# SOUND WAVES AND SOUND FIELDS Acoustics of Concert Halls and Rooms Principles of Sound and Vibration, Chapter 6 Science of Sound, Chapter 6.

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SOUND WAVES AND SOUND FIELDS Acoustics of Concert Halls and Rooms Principles of Sound and Vibration, Chapter 6 Science of Sound, Chapter 6

THE ACOUSTIC WAVE EQUATION The acoustic wave equation is generally derived by considering an ideal fluid (a mathematical fiction). Its motion is described by the Euler equation of motion. In a real fluid (with viscosity), the Euler equation is Replaced by the Navier-Stokes equation. Two different notations are used to derive the Acoustic wave equation: 1.The LaGrange description We follow a “particle” of fluid as it is compressed as well as displaced by an acoustic wave.) 2.The Euler description (Fixed coordinates; p and c are functions of x and t. They describe different portions of the fluid as it streams past.

PLANE SOUND WAVES

Plane Sound Waves

SPHERICAL WAVES We can simplify matters even further by writing p = ψ/r, giving (a one dimensional wave equation)

Spherical waves: Particle (acoustic) velocity: Impedance: The solution is an outgoing plus an incoming wave ρc at kr >> 1 Similar to: ρ ∂ 2 ξ/∂t 2 = -∂ p /∂x outgoing incoming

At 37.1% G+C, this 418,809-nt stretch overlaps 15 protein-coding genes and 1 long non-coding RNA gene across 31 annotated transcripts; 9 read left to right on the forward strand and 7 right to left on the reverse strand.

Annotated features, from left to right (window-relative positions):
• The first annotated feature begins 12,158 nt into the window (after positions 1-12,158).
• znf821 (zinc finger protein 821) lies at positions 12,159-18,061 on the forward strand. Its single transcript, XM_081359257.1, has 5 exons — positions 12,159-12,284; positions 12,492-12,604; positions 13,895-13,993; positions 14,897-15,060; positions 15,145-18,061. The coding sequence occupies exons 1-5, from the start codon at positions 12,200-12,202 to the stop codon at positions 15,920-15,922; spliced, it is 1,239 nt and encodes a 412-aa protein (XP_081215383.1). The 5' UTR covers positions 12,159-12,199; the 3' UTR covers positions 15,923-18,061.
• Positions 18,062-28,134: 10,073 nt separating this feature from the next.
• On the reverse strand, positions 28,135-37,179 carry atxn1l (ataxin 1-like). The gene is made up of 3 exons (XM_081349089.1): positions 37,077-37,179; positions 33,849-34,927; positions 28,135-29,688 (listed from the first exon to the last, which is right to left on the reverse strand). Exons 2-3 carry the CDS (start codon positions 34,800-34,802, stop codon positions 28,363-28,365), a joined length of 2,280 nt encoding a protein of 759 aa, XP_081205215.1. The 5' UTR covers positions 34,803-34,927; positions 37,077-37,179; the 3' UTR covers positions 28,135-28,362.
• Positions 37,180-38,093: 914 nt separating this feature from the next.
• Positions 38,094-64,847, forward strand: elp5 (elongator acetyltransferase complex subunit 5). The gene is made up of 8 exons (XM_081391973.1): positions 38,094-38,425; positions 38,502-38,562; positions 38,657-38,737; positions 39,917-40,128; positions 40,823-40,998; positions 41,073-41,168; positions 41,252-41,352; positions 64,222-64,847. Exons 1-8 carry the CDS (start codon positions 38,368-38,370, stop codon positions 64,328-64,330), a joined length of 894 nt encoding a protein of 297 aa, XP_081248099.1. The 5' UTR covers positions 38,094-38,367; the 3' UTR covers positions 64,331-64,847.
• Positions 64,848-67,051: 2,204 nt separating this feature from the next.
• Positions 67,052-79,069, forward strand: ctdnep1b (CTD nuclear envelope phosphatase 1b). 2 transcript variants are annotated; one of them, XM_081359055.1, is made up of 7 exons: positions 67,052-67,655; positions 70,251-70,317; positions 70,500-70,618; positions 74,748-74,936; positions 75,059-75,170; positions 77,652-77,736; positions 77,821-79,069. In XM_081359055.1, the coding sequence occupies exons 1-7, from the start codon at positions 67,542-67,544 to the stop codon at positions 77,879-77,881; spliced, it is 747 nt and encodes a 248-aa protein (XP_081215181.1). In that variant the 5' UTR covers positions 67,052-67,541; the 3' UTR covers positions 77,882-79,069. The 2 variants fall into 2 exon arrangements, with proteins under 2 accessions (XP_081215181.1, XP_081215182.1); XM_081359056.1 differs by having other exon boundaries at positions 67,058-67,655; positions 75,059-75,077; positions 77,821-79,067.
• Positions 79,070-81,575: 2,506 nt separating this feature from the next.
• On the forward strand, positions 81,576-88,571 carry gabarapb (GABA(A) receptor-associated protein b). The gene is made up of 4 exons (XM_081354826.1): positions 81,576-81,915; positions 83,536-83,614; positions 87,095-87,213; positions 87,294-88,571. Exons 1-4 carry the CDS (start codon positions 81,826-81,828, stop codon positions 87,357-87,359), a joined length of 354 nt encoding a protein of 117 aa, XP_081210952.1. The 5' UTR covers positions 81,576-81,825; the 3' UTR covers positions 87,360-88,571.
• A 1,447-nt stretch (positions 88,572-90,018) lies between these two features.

SOUND PRESSURE, POWER AND LOUDNESS Decibels Decibel difference between two power levels: ΔL = L 2 – L 1 = 10 log W 2 /W 1 Sound Power Level: L w = 10 log W/W 0 W 0 = 10 -12 W (or PWL) Sound Intensity Level: L I = 10 log I/I 0 I 0 = 10 -12 W/m 2 (or SIL)

FREE FIELD I = W/4πr 2 at r = 1 m: L I = 10 log I/10 -12 = 10 log W/10 -12 – 10 log 4  = L W - 11

HEMISPHERICAL FIELD I = W/2  r 2 at r = l m L I = L W - 8 Note that the intensity I 1/r 2 for both free and hemispherical fields; therefore, L I decreases 6 dB for each doubling of distance

SOUND PRESSURE LEVEL Our ears respond to extremely small pressure fluctuations p Intensity of a sound wave is proportional to the sound Pressure squared: ρc ≈ 400 I = p 2 /ρc ρ = density c = speed of sound We define sound pressure level: L p = 20 log p/p 0 p 0 = 2 x 10 -5 Pa (or N/m 2 ) (or SPL)

TYPICAL SOUND LEVELS

MULTIPLE SOURCES Example:Two uncorrelated sources of 80 dB each will produce a sound level of 83dB (Not 160 dB)

MULTIPLE SOURCES What we really want to add are mean-square average pressures (average values of p 2 ) This is equivalent to adding intensities Example: 3 sources of 50 dB each Lp = 10 log [(P 1 2 +P 2 2 +P 3 2 )/P 0 2 ] = 10 log ( I 1 + I 2 + I 3 )/ I 0 ) = 10 log I 1 / I 0 + 10 log 3 = 50 + 4.8 = 54.8 dB

SOUND PRESSURE and INTENSITY Sound pressure level is measured with a sound level meter (SLM) Sound intensity level is more difficult to measure, and it requires more than one microphone In a free field, however, L I L P ≈

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